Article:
This story talks about rising rates at big law firms. With associate salaries (and partner profits) climbing based on a perceived supply and demand issue, do you blame them, or do you blame the clients for paying the rates? According to the story, "'There's always been frustration. Now there's anger,' said Susan Hackett, general counsel for the Association of Corporate Counsel. " But to some degree I think you also have blame the clients.

There is no supply and demand issue when it comes to the number of lawyers and law firms in the market. But you do have a limited number of so-called "elite" firms. GCs have to decide whether it is always necessary to send all the work to the big firms, with the concomitant cost, or whether firms that charge less will suffice. (Heck, I am not cheap either, but I am compared to BigLaw.)

I see both sides of the coin. Face it, if something goes wrong the GC looks better if s/he can say "I hired the best guys money can buy." But that GC also looks very good if s/he can say, "The deal got done just as well, in less time and at half the price."

Sometimes it comes down to name, or the individual lawyer who happens to be at Firm X. And sometimes it is bet-the-company work or work where you need an army of lawyers jumping on grenades. Been there, done that. And it makes complete sense to me.

But before complaining too much, clients need to decide how much the name of Firm X is worth and whether good, first-rate lawyers that do great work while not charging an arm or a leg are appropriate for some, much or all of the work. In other words, if you are a client and you don't like the rates, don't just whine. Do something about it.

Monday, December 10, 2007

I know this is not a residential real estate blog, BUT

I have to digress tis morning. If you are in Illinois or a state that permits it, and you are married, you should almost certainly take advantage of the easiest asset-protection vehicle available to you: owning your principal residence as tenants by the entirety. In short, it prevents a judgment creditor from going after the home of a married couple if the credit obtains a judgment against only of one spouse. This can be important if you are a professional, own your own business...oh heck, it is important for anyone to take advantage of this protection if possible. (Of course, as always, consult your own lawyer to see if it is right for you.)

To read more, go to Peter Olson's blog and learn more about this important topic and recent case law developments from the 7th Circuit affirming that even co-op shares can be protected.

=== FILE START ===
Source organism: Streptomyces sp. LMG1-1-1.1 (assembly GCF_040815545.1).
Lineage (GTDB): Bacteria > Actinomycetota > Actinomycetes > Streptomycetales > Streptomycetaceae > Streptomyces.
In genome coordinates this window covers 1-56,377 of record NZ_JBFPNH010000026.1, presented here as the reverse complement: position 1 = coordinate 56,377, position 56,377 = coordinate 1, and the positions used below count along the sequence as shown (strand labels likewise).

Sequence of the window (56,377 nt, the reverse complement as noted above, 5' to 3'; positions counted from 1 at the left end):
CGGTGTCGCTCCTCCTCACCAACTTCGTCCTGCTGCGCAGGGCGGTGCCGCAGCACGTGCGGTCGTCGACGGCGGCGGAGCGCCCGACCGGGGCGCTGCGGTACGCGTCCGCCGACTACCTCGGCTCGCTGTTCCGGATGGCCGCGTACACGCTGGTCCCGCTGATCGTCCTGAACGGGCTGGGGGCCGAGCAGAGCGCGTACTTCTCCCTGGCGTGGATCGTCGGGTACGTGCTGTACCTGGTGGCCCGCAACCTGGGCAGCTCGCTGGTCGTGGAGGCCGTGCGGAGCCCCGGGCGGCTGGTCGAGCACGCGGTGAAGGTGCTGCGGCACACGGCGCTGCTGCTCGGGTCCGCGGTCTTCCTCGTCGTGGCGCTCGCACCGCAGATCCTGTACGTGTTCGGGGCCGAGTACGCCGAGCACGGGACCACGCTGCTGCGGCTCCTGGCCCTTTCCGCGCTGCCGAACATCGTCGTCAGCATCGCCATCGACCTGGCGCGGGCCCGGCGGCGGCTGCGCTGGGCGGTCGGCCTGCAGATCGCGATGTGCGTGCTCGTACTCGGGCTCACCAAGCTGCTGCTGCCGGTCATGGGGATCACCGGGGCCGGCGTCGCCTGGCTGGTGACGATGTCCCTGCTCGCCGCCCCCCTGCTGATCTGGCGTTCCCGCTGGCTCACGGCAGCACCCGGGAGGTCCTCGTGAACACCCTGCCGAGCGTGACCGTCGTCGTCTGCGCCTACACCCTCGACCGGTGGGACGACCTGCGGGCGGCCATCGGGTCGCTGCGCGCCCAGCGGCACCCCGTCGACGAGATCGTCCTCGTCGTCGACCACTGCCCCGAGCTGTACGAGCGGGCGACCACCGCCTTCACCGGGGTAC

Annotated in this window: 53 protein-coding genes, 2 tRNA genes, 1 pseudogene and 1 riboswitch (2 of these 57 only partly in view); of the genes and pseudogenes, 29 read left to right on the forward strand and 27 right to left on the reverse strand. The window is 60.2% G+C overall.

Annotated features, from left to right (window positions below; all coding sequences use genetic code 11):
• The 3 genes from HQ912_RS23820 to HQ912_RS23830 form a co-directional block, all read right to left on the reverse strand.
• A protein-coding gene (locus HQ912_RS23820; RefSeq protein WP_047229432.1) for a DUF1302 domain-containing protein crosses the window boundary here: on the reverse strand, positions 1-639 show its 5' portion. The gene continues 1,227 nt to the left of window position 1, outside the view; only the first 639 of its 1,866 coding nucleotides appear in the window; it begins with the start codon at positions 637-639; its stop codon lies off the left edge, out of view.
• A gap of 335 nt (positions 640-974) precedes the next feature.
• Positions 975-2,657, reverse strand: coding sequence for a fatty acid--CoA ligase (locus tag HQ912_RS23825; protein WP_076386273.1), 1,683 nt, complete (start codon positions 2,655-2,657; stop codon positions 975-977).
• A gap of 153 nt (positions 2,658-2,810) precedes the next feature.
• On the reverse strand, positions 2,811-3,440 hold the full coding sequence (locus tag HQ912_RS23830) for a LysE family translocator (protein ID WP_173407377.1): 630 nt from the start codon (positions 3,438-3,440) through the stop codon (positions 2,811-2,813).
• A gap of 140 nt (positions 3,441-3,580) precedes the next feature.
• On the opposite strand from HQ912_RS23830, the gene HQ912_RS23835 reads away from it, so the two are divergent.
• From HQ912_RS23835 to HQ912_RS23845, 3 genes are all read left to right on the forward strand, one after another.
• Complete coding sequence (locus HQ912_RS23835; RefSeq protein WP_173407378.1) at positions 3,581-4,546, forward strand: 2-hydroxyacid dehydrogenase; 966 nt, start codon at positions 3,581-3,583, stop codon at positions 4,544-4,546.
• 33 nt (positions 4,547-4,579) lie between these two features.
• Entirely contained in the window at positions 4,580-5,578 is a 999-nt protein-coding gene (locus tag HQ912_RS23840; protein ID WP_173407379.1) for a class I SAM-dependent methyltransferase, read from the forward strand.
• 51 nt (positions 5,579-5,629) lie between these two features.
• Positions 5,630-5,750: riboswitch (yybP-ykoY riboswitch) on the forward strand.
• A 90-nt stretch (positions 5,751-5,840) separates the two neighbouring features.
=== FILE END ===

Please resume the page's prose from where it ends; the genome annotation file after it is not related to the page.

Friday, December 7, 2007

Lifestyle? Life? What's that?

Looks like you might not really know at DC-based law firm Arent Fox. According to the story, or at least my take on it, they don't want to be known as people who don't work hard; rather, they want to be known as people who make lots of money.

Good for you. As for me, I'm going to make sure all my loose ends are tied up for a Monday closing so I can (a) enjoy family time this weekend, (b) still collect my nice check and (c) not have to worry about working late tonight and perhaps tomorrow and Sunday like your guys will. To each his own, I guess...just hope you have the time to spend it someday.

Thursday, December 6, 2007

Brief reflections on the subprime bailout and politics

I'm wondering what other people think about the proposed subprime bailout. I guess I will do some reading later today, but let me give you my initial thoughts, which I had even before reading this piece in Forbes. It seems to me that all we are doing here is rewarding bad past behavior and encouraging future bad behavior. Yes, go ahead and be stupid, Uncle Sam will fix everything for you! What the heck ever happened to taking personal responsibility for your actions? And why are we letting everybody off the hook so seemingly easily? Am I missing something here? Yes, I understand the potential need to intervene into the market from time to time to prevent a disaster, but there has to be a limit. Isn't there a better way?

When I was a kid I always thought I would be a public official. Technically I am since I am proud to serve as a trustee of my local library. But then I became jaded by the necessity of full-time fundraising and the transformation of politics from statesmanship to partisanship. But reading stuff like this makes me wonder whether we need to find people willing to be a Cincinnatus, or at least people willing to put partisanship aside for the better good (and without worrying about lining one's pockets to boot).

Tuesday, December 4, 2007

I love the media....

The Los Angeles Times has a good story today about the current state of the California market. The main point? Sale prices are down and many sellers are holding right now rather than selling. The point you have to look for? Rents are still at record highs, vacancies are still low and all sectors in the industry are basically healthy. In fact, the story states, buyers are having a hard time finding so-called distressed sellers.